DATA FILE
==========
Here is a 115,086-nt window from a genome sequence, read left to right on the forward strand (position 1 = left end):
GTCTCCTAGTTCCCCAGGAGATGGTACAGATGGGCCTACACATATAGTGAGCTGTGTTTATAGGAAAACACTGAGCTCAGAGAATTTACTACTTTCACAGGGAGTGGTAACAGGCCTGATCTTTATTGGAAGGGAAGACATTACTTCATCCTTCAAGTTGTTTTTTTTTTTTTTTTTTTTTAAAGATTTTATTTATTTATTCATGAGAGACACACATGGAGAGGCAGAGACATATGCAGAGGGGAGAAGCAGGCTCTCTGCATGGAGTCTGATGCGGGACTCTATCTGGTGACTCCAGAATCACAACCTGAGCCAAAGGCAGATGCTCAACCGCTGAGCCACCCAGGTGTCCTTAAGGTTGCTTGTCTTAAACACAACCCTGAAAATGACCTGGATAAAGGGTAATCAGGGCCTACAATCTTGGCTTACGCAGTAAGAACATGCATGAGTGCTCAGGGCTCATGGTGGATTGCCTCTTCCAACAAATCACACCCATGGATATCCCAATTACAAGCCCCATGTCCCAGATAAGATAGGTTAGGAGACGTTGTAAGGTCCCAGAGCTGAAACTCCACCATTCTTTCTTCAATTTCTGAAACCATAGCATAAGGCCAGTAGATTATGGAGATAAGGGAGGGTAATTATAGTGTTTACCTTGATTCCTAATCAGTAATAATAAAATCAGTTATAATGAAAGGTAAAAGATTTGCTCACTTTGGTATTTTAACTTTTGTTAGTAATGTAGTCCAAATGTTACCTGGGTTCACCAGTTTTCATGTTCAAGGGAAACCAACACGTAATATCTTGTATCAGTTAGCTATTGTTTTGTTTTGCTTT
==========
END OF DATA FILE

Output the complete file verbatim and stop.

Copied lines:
Here is a 115,086-nt window from a genome sequence, read left to right on the forward strand (position 1 = left end):
GTCTCCTAGTTCCCCAGGAGATGGTACAGATGGGCCTACACATATAGTGAGCTGTGTTTATAGGAAAACACTGAGCTCAGAGAATTTACTACTTTCACAGGGAGTGGTAACAGGCCTGATCTTTATTGGAAGGGAAGACATTACTTCATCCTTCAAGTTGTTTTTTTTTTTTTTTTTTTTTAAAGATTTTATTTATTTATTCATGAGAGACACACATGGAGAGGCAGAGACATATGCAGAGGGGAGAAGCAGGCTCTCTGCATGGAGTCTGATGCGGGACTCTATCTGGTGACTCCAGAATCACAACCTGAGCCAAAGGCAGATGCTCAACCGCTGAGCCACCCAGGTGTCCTTAAGGTTGCTTGTCTTAAACACAACCCTGAAAATGACCTGGATAAAGGGTAATCAGGGCCTACAATCTTGGCTTACGCAGTAAGAACATGCATGAGTGCTCAGGGCTCATGGTGGATTGCCTCTTCCAACAAATCACACCCATGGATATCCCAATTACAAGCCCCATGTCCCAGATAAGATAGGTTAGGAGACGTTGTAAGGTCCCAGAGCTGAAACTCCACCATTCTTTCTTCAATTTCTGAAACCATAGCATAAGGCCAGTAGATTATGGAGATAAGGGAGGGTAATTATAGTGTTTACCTTGATTCCTAATCAGTAATAATAAAATCAGTTATAATGAAAGGTAAAAGATTTGCTCACTTTGGTATTTTAACTTTTGTTAGTAATGTAGTCCAAATGTTACCTGGGTTCACCAGTTTTCATGTTCAAGGGAAACCAACACGTAATATCTTGTATCAGTTAGCTATTGTTTTGTTTTGCTTT